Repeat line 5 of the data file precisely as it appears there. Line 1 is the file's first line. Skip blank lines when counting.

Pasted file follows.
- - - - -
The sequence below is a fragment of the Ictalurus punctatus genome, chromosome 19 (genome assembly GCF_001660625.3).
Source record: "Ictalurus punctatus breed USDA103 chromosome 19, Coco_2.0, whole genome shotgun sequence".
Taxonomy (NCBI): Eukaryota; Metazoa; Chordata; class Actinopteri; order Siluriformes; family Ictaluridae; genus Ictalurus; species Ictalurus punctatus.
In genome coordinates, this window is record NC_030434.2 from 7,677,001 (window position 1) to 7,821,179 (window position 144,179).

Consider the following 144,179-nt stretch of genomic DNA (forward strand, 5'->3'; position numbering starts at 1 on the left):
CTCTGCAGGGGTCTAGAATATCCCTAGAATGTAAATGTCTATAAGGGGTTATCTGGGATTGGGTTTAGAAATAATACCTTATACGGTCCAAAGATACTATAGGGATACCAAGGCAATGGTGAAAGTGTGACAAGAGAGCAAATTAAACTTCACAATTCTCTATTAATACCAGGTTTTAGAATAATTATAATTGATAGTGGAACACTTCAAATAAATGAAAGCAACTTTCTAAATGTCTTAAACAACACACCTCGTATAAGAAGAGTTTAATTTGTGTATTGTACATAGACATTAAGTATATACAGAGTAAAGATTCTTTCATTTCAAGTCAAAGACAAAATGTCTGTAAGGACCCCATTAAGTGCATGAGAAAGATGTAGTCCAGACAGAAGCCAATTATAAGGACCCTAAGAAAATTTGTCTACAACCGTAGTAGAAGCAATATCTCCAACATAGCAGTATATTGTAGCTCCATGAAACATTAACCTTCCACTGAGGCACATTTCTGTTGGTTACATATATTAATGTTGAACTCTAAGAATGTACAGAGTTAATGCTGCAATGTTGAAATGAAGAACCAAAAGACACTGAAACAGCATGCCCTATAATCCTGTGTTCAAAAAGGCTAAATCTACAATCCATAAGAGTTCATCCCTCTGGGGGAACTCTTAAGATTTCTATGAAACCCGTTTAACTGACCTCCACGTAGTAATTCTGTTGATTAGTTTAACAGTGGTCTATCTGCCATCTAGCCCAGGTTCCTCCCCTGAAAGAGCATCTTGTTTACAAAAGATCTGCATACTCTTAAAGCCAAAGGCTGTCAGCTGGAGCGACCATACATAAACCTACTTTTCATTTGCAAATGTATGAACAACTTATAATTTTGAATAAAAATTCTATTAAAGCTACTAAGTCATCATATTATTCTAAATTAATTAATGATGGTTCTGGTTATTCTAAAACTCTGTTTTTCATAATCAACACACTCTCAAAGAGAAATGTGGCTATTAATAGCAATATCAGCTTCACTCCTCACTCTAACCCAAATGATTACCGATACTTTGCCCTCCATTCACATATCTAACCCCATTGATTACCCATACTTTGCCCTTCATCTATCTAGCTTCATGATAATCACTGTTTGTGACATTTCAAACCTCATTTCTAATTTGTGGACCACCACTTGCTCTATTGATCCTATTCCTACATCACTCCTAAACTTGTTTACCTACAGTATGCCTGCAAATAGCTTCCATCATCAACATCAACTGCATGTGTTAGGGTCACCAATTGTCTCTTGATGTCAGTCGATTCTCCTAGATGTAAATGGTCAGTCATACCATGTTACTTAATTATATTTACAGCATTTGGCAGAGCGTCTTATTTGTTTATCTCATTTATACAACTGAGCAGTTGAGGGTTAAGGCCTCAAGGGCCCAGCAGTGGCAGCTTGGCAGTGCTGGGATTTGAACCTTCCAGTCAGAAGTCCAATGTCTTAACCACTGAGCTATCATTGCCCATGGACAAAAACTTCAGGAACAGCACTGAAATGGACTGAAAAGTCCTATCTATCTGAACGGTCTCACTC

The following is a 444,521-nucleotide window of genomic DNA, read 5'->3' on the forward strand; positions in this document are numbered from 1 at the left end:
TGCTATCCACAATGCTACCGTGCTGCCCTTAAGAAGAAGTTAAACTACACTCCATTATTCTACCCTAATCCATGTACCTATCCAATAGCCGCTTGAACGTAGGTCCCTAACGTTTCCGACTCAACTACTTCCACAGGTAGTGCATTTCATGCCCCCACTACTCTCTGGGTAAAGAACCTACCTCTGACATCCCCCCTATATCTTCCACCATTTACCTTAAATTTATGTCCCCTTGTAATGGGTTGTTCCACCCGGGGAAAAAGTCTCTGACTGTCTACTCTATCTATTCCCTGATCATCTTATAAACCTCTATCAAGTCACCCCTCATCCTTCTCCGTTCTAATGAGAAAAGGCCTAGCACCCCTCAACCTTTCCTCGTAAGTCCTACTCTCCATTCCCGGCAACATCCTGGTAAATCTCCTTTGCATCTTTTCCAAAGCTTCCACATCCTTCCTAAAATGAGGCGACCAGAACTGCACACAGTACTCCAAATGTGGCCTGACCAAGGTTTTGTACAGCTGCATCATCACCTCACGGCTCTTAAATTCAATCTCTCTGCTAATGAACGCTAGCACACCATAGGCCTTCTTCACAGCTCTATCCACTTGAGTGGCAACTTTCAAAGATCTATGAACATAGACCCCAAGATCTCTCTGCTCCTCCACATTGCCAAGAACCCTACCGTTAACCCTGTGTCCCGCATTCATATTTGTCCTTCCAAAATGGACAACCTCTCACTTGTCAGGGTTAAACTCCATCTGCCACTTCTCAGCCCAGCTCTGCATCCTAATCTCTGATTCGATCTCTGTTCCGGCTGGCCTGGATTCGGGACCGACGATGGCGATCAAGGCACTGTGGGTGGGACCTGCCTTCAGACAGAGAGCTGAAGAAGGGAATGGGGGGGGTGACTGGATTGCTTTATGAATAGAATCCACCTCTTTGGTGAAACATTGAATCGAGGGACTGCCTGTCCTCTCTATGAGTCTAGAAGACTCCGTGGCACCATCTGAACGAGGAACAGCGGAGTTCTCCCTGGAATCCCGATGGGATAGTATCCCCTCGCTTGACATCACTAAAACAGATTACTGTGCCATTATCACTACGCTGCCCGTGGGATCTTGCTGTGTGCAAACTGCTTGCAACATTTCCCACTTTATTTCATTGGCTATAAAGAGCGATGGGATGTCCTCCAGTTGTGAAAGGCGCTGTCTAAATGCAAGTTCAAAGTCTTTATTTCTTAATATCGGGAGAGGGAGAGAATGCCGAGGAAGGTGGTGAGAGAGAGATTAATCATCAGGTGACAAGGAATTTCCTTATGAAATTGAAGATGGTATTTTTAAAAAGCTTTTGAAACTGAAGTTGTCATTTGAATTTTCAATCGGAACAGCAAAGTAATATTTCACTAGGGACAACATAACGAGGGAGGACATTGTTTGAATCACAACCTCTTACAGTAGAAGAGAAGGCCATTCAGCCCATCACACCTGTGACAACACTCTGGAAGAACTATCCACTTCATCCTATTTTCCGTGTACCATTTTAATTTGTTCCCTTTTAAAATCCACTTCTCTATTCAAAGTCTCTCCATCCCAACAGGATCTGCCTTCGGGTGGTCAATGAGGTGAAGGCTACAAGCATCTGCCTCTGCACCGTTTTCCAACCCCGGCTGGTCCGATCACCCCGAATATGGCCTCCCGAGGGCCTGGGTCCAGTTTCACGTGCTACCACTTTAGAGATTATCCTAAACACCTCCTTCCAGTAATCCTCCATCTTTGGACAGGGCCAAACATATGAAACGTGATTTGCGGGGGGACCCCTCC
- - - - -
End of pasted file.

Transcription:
Consider the following 144,179-nt stretch of genomic DNA (forward strand, 5'->3'; position numbering starts at 1 on the left):